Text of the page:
Aidan Turner Talks Poldark and Capturing 18th Century Life

TV Features
Share Tweet Submit Pin

Lovers of sweeping, romantic sagas will delight at the latest Masterpiece presentation, which takes viewers back to the late 1700s following the American Revolutionary War. Ross Poldark, an officer in the British army, returns home to his family estates in Cornwall to discover that, not only was he presumed dead, but his father has died, the woman he loves is marrying his cousin, and he has a mountain of debts and no obvious way to raise the funds.

Based on the series of 12 novels by Winston Graham, Poldark stars Aidan Turner in the title role. As the heroic Poldark, he vows to sets things to right even as the odds seem insurmountable. And he doesn’t want to succeed out of some sense of upper-class pride, but for the people of Cornwall who have fallen on hard times.

“Coming off the back of The Hobbit in New Zealand, it seemed perfect for me,” Turner tells Paste. “He’s a character that I really related to immediately. His moral compass is so in the right place. He’s fair. He’s honest. He has a real sense of integrity, but he also slips between the classes. He’s well-respected and he’s the hero of the working-class generation in Cornwall, but he’s also respected among the gentry and the aristocracy, so he’s quite an enigma.”

One way Poldark demonstrates his renegade spirit is in a scene where he rescues an abused street urchin, Demelza (Eleanor Tomlinson, The White Queen), and takes her on as his kitchen maid. This, despite the protests from her family, his relatives and the disapproval of the gentry, who assume she is really in his home for lewd purposes.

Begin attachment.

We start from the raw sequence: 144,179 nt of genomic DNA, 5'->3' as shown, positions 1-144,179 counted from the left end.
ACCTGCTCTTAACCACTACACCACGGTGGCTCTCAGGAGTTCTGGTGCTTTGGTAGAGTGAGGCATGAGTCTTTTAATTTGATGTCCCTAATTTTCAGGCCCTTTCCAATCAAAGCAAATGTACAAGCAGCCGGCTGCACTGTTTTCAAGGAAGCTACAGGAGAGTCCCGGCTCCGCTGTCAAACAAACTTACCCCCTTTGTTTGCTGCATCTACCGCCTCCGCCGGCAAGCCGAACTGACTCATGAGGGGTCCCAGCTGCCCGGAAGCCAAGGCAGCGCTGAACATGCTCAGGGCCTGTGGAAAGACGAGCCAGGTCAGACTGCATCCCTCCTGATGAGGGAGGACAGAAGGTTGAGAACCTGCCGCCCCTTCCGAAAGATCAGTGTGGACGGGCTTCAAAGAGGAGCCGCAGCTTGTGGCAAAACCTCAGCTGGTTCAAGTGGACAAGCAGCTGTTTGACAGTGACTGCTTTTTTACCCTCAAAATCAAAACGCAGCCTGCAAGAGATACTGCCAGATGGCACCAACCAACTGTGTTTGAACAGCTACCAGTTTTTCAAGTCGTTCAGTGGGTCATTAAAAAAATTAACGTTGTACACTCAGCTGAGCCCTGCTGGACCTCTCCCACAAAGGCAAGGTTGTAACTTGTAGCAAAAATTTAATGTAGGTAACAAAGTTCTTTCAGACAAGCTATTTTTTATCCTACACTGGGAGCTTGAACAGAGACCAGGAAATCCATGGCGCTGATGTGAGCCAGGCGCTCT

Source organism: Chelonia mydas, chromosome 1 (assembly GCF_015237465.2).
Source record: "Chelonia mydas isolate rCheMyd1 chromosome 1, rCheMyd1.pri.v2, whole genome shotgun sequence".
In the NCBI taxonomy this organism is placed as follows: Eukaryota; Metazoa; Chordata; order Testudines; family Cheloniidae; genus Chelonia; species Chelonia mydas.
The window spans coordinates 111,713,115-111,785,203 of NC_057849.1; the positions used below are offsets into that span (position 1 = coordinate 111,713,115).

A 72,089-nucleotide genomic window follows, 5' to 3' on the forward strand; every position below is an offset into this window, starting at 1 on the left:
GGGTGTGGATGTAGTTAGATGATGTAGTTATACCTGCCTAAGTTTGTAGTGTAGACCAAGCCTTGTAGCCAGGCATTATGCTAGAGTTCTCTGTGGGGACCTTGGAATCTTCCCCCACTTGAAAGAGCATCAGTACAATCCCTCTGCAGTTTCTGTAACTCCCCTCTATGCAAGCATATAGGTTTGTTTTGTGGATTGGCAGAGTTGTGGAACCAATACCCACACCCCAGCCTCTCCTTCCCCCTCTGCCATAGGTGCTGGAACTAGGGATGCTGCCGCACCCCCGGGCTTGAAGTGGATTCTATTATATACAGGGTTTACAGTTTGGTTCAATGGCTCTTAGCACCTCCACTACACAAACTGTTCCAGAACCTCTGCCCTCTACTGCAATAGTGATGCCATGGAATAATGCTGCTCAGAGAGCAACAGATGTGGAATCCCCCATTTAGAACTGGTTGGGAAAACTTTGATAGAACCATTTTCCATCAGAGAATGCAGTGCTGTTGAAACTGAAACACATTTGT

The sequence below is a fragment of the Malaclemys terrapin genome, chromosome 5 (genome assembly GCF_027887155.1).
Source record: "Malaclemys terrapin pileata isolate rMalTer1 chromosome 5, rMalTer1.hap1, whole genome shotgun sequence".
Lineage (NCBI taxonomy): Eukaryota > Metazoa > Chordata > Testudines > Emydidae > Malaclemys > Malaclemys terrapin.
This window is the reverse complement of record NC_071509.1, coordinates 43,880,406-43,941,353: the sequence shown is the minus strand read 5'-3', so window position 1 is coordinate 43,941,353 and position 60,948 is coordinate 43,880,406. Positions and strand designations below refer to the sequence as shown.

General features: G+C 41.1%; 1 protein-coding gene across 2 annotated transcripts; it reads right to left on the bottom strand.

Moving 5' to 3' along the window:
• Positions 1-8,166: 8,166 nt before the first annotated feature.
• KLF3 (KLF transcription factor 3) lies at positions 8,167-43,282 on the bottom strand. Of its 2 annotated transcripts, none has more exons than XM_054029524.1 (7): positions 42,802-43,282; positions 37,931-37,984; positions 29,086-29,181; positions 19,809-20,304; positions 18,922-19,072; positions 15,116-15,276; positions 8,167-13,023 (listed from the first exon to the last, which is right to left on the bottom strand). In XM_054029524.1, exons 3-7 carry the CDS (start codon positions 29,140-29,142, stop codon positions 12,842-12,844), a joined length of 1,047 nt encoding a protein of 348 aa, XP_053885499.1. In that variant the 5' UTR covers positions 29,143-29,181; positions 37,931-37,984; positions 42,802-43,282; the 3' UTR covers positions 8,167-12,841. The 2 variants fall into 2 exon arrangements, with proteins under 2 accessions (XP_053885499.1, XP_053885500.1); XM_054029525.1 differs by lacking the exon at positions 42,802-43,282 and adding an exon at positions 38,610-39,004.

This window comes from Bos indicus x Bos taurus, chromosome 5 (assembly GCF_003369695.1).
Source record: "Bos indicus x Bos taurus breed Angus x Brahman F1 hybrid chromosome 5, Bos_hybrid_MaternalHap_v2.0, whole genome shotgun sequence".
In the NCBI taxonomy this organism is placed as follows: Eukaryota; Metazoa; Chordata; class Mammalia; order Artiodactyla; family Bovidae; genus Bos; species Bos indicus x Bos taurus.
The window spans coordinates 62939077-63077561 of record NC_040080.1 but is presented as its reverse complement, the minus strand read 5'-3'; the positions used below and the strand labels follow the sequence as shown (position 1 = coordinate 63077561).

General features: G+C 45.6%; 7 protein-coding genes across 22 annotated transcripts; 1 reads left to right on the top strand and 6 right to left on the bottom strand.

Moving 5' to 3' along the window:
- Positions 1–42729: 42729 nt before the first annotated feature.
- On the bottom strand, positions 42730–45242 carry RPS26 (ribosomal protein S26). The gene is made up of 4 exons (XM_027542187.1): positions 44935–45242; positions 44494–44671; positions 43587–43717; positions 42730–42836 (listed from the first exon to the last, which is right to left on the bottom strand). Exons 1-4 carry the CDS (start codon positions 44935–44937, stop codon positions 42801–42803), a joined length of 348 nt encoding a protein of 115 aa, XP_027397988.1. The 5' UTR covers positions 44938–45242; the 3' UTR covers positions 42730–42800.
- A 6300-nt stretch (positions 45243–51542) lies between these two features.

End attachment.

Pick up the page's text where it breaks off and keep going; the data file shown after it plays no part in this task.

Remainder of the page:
“Eleanor is a brilliant actor,” says Turner, who’d already landed the title role when he tested with her. “Everyone was fantastic, but she just had something. We just kind of clicked. It didn’t feel like she was acting. It felt like she was reacting, and that we had something going on.”

To capture a snapshot of life in the 18th Century, Turner studied paintings from that time period, including the military works of American painter John Trumbull and British painter Lady Butler, as well as scenes from everyday life.

“They were quite evocative for me and a big part of my research,” he says. “I kept going back to them all the time just staring at them, finding new bits to look at, and just finding new inspirations from them.”

But Ross Poldark was a man of many layers, so Turner didn’t limit himself to just studying soldiers. He researched everything from the Hanoverian Monarchy and King George III, to the difficult lives led by miners, as his character hopes to revive his copper mine as a way of paying off his debts and giving employment to the villagers.

And, then, of course there are all the social niceties like dining and dancing that made up a big part of life for the gentry.

“We learned the Gavotte and Allemande,” Turner says. “All these dances really depict how you hold yourself. Everything I knew about dancing is for the man to be strong, the weight is in the legs, and he leads. But this is completely opposite. All the weight is in the toes, and it’s kind of like a poker-in-your-back thing, wearing pumps and tights. It just didn’t seem very masculine to me. But then again, that’s what they did and that’s when men were men.”

Poldark also features a cameo appearance by Robin Ellis (who starred as Ross Poldark in Masterpiece’s original 1975 adaptation) as Reverend Halse, the village’s sin-obsessed parson. The series also features Bleak House’s Warren Clarke as Poldark’s duplicitous Uncle Charles and Ruby Bentall (The Paradise) as Charles’ daughter, Verity, who is very fond of her cousin Ross. Kyle Soller, Heida Reed and Elizabeth Chenoweth also star in the show.

Poldark airs on PBS Sundays at 9 PM ET/PT.